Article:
The most obvious answer to your question is that it is not at all
clear if the government would even reply or if they did, how long
it would take for them to reply, and even then, how much information
you would be able to take away from the reply apart from "don't break
Do you think any other government of any other country would provide
an answer in a manner and timeframe that would be at all be useful?
But really, we do not believe that an IETF meeting would be breaking
any laws if we are conducting our normal IETF business.
On Thu, 24 Sep 2009, Alan Clark wrote:
Why not provide a list of the potential problem topics to the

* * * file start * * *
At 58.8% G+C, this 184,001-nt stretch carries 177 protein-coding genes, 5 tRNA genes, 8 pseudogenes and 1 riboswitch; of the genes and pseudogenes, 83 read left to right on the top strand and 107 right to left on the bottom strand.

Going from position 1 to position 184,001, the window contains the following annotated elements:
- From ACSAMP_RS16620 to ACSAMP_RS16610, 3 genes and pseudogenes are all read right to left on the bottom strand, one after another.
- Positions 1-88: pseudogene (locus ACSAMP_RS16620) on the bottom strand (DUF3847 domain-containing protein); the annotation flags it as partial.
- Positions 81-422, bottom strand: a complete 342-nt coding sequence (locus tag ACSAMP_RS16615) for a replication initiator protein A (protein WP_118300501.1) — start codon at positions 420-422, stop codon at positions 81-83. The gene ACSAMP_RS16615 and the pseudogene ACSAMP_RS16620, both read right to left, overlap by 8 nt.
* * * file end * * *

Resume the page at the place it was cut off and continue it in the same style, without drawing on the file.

Chinese government (maybe via MIIT or SAC) and say that the IETF
does have open discussions in these areas, hence provided they
accept this then IETF would be delighted to have the opportunity to
meet in Beijing. If China is not willing to allow IETF to have the
same level of open discussion that other countries would - then
reconsider the venue.
IMHO China is an excellent country to visit however IETF should
select meeting locations that allow open discussion within the
normal agenda/ topics
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